1-2 years: no model is fitted because there are insufficient data ('initial' data)
3-4 years: concentrations are assumed to be stable over time and the mean log concentration is estimated
5-6 years: a linear trend in log concentration is fitted
7+ years: more complex (smooth) patterns of change over time are modelled
The fitted models are used to assess status against available threshold value and evidence of temporal change in contaminant levels in the last twenty years
The fitted models are also used for spatial aggregation to assess status against available threshold value and evidence of temporal change in contaminant levels on a scale 4 level HELCOM assessment unit.
These stages are described in more detail in the link below. There is also information on how the methodology is adapted when there are 'less-than' measurements (treated as 'initial' data), i.e. some concentrations are reported as below the detection limit, and missing uncertainties, i.e. the analytical variability associated with some of the concentration measurements was not reported.
Assessment methodology for contaminants in biota, sediment and water
All initial data is handled in a highly precautionary manner to further ensure that the risk of false positives is minimalised. For all initial data the 95% confidence limit on the mean concentration, based on the uncertainty seen in longer time series throughout the HELCOM area, is used. Applying a precautionary approach, the 90% quantile (psi value, Ψ ) of the uncertainty estimates in the longer time series from the entire HELCOM region are used. The same approach is used for time series with three or more years of data, but which are dominated by less-than values (i.e. no parametric model can be fitted). The mean concentration in the last monitoring year (meanLY) is obtained by: restricting the time series to the period 2011-2016 (the last six monitoring years), calculating the median log concentration in each year (treating 'less-than' values as if they were above the limit of detection), calculating the mean of the median log concentrations, and then back-transforming (by exponentiating) to the concentration scale. The upper one-sided 95% confidence limit (clLY) is then given by: exp(meanLY + qnorm(0.95) * Ψ / sqrt(n)), where n is the number of years with data in the period 2011-2016 (HELCOM 2018).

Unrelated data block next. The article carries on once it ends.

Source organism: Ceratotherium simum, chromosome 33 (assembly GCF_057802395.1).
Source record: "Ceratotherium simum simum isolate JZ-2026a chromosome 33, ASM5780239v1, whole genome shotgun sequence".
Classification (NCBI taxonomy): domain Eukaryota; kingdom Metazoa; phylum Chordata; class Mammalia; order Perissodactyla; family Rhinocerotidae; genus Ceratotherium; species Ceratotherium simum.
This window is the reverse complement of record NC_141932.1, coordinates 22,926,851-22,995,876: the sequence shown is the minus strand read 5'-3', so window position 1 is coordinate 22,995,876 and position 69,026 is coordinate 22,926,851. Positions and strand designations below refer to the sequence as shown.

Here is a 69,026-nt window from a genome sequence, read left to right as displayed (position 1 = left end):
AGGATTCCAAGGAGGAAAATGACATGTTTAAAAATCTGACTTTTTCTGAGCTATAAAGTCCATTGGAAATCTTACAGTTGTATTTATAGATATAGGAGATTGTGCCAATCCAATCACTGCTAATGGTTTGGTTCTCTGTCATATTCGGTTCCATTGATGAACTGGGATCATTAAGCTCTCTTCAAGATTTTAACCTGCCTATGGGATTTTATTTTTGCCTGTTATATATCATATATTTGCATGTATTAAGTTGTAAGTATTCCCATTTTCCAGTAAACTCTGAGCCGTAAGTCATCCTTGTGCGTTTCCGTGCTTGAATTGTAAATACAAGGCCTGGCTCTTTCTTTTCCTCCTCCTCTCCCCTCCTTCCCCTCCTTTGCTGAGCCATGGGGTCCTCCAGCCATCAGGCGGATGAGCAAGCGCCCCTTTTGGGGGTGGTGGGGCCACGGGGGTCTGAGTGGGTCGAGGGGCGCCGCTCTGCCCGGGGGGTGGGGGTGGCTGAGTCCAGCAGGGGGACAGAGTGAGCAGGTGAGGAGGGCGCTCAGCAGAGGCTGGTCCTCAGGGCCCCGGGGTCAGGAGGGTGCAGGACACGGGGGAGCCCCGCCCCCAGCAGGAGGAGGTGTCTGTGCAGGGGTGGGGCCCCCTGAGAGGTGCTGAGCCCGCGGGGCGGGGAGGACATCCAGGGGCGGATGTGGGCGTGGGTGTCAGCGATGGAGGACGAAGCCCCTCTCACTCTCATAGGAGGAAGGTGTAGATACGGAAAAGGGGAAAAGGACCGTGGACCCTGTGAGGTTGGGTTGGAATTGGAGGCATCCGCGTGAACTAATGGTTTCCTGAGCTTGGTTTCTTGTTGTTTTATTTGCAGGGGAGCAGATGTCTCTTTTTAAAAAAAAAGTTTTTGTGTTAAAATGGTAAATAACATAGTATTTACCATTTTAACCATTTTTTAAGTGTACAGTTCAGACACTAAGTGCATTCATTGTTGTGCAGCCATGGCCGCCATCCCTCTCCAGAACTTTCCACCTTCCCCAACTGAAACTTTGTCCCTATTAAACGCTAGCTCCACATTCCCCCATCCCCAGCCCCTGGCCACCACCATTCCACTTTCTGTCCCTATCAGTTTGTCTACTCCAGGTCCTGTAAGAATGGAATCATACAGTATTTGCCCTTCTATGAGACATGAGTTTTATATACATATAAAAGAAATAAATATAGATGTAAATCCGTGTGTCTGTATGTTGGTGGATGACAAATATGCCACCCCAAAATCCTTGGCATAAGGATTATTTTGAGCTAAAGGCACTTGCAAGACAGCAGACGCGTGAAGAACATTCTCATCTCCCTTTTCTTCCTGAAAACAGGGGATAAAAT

HBCDD is a globally used chemical, widely spread in biological samples and even present in samples from remote places such as the Arctic region. The HBCDD indicator is therefore relevant for the whole Baltic Sea area and can theoretically be applied in all regions.
The core indicator evaluates the status with regard to concentration of HBCDD using HELCOM assessment unit scale 4 (division of the Baltic Sea into 17 sub-basins and further division into coastal and offshore areas and division of the coastal areas by WFD water types or water bodies). This division is applied in order to take into account the different routes by which HBCDD enters the Baltic Sea - via air and via run-off from land, including also potential point sources.
The assessment units are defined in the HELCOM Monitoring and Assessment Strategy Annex 4.